Figure 6. Dose-response of plasma NOx concentration 60 min after 1.2, 12 and 60 mM oral SNAC administration. The results are expressed as the mean ± S.E.M. (n = 3). * p < 0.05 compared to control animals, one-way ANOVA with Bonferroni post hoc test.
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2.4. Discussion

This is the first study to our knowledge where an ex vivo gastric chamber method was used to investigate the effect of luminal SNAC administration on GMBF and where the physiological effects of SNAC were correlated with the rates of spontaneous NO release from SNAC solutions. Characterization of these rates showed that aqueous SNAC solutions continuously release free NO after its formation from NAC S-nitrosation. The initial narrow peaks observed in chemiluminescence NO detection (Figure 2) can be assigned to spontaneously released NO by SNAC molecules, which accumulates in the solutions prior to analysis. Immediately after solution injection into the NO analyzer reaction flask, which is continuously flushed by N2, the accumulated NO is immediately carried to the detector, resulting in the observed narrow transient peaks. We confirmed the rapid free NO accumulation in SNAC solutions by allowing NO to re-accumulate in the solution after its removal by the instrument’s N2 flow, (Figure S3), as interruption of N2 flow after recording the first narrow peak leads to new narrow peaks upon N2 flow reestablishment. The plateau signal that follows the initial NO peak reflects steady NO production from SNAC during the measurement time period. NO generated in both the peak and the plateau comes from the bimolecular reaction of two SNAC molecules to form a sulfur-bridged NAC dimer with the concomitant release of two NO molecules according to Scheme 1.
Scheme 1. Spontaneous NO release from SNAC.
Scheme 1. Spontaneous NO release from SNAC.
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The rate of reaction 1 depends on SNAC concentration, as previously reported [17]. Thus, the rapid GMBF increase immediately after luminal SNAC application on the gastric mucosa can be assigned to the NO released in reaction 1. Increased GMBF maintenance while the gastric mucosa is incubated with the SNAC solutions is likely due to the approximately constant rate of NO released during the plateau phase of SNAC decomposition, as shown in the kinetic curves of Figure 2A,B. NO released in scheme 1 is expected to diffuse through the mucous layer of the gastric mucosa, the mucosal capillary bed and the muscularis mucosa, reaching the arterial and venous plexuses of the submucosa. Through this diffusion process, NO can activate soluble guanylate cyclase (sGC) in the smooth muscle cells (SMC) of the mucosal capillary bed and of the arterial and venous plexuses of the submucosa microvasculature, including the arterioles and the capillary network, which drains into the venules that accompany the arterioles. sGC activation in the microvasculature SMCs elicits a cyclic guanosine monophosphate (cGMP)-dependent vasodilatory response, according to the well-known NO-mediated vasodilation mechanism [18].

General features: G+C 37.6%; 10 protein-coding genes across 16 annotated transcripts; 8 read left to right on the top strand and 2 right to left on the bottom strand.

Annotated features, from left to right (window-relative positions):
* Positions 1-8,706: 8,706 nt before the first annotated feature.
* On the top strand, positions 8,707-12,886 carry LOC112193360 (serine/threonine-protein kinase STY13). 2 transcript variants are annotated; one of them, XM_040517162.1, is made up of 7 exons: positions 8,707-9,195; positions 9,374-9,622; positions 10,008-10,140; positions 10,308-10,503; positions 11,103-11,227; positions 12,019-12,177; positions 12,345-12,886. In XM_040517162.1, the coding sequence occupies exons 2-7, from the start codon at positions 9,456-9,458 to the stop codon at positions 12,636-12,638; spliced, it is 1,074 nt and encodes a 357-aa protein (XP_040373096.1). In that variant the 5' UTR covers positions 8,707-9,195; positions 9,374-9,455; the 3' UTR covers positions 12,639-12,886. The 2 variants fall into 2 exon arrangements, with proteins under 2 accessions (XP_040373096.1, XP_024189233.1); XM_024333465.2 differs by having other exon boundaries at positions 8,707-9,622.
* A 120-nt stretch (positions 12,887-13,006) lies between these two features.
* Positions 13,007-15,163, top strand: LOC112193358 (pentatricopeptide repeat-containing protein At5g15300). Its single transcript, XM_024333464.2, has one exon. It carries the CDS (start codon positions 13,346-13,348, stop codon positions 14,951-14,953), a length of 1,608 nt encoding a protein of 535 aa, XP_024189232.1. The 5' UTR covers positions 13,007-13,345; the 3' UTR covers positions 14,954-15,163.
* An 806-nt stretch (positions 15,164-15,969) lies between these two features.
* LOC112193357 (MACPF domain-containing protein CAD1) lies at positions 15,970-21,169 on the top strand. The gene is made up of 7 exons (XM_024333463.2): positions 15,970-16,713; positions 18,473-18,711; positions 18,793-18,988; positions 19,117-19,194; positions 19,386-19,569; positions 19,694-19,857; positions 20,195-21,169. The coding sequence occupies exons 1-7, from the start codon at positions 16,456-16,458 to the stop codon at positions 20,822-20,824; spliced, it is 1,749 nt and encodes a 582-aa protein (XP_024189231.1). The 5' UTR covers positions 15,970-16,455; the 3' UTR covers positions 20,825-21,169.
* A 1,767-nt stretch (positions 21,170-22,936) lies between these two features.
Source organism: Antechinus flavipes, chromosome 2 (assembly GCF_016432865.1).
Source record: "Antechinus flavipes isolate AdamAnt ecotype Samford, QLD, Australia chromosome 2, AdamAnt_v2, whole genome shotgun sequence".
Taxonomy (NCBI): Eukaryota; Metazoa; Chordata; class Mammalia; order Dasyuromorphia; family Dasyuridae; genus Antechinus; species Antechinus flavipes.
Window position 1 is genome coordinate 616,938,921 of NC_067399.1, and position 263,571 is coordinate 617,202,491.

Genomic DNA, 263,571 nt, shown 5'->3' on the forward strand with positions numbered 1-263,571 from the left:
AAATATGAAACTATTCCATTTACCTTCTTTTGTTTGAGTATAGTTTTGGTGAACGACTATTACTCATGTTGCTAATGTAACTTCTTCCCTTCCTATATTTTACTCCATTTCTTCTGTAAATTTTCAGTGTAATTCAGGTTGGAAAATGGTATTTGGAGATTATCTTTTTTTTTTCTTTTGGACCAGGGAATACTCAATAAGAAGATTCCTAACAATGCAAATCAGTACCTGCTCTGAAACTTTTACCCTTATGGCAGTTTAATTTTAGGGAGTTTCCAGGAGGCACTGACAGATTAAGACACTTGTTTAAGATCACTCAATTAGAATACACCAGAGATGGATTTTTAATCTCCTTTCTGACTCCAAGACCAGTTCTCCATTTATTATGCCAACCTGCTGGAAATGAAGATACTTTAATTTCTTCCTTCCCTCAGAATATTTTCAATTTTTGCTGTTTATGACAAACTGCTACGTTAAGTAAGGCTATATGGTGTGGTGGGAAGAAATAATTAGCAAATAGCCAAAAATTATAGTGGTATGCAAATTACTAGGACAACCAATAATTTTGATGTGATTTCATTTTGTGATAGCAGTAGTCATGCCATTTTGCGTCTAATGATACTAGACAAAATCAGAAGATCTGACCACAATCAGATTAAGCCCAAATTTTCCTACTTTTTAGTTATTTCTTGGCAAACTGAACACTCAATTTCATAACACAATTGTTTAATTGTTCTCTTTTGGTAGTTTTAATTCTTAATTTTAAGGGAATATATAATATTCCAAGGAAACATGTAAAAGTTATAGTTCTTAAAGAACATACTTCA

The observed GMBF increase can be assigned exclusively to exogenous NO released by SNAC and is independent of the endothelium, which is itself a major source of NO and of other vasoactive paracrine factors. Although the NO release rate from the 12 mM SNAC solution (14 nmol·mL−1·min−1) is 4.7 times higher than from 600 μM SNAC (0.3 nmol·mL−1·min−1), there was no significant difference between the maxima GMBF plateaus from these two solutions. These results suggest that the maximum subepithelial microcirculation vasodilation was already achieved with 600 μM SNAC. The apparent microvasculature tolerance to further increases in blood flow with higher SNAC concentrations is likely associated with the maximum mechanically possible SMC relaxation. However, other mechanisms, such as the depletion of endogenous species involved in cGMP-dependent NO signaling to vasodilation or to metabolic and myogenic mechanisms that operate in the auto-regulatory responses in arteries and arterioles to restore blood flow to basal conditions, cannot be ruled out.
The increased GMBF upon 600 μM SNAC application has great potential to counteract NSAID-induced injuries, at least in in the present animal model, considering that a maximum GMBF decrease of 25% was observed in indomethacin or diclofenac-treated Sprague Dawley rats [19], while in the present study, luminal SNAC application resulted in GMBF increases greater than 250% in the same animal model. In contrast, NaNO2 and NaNO3 solutions did not affect GMBF in the conditions used in the present study. Although Petersson et al. [20] reported a similar study in which NaNO2 incubation increased GMBF, the authors used acidic NaNO2 solutions in which NaNO2 is converted to nitrous acid (HONO), which undergoes decomposition to release free NO (Scheme 2).
Scheme 2. Nitric oxide release from acid nitrite solution.
Scheme 2. Nitric oxide release from acid nitrite solution.
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This is also the fate of nitrite coming from the reduction of dietary nitrate, which is known to be metabolized in vivo to NO, a pathway involved in the mediation of blood flow regulation [21]. Therefore, in the normal situation the administration of nitrite to healthy patients with acidic luminal pH, is expected to lead to NO production with consequent GMBF increase. In the ex vivo gastric chamber condition of the present study the normal protective effect of the buffered stomach mucous layer can be compromised, thus the SNAC, NaNO2 and NaNO3 solutions were buffered at pH 7.4 in order to avoid any possible artifact due to gastric acid damage caused by the administration of these solutions at the acidic luminal pH 1–2. A special point must be raised for patients receiving proton pump inhibitor (PPI) co-therapy with NSAIDs. In these cases, the intragastric pH can be higher than 6 [22,23] and the administration of nitrite or nitrate to increase GMBF would be ineffective, while SNAC administration could enhance the protective action of the PPI therapy. In this respect, the characterization of the effects of SNAC, NaNO2 and NaNO3 on the GMBF at pH 7.4 allows proposing a potential therapeutic action of SNAC for patients taking PPI. In addition, as nitrate is incapable of generating NO in the absence of nitrate reductases, luminal administration of NaNO3 solution at pH 7.4 was used as a negative control in our study.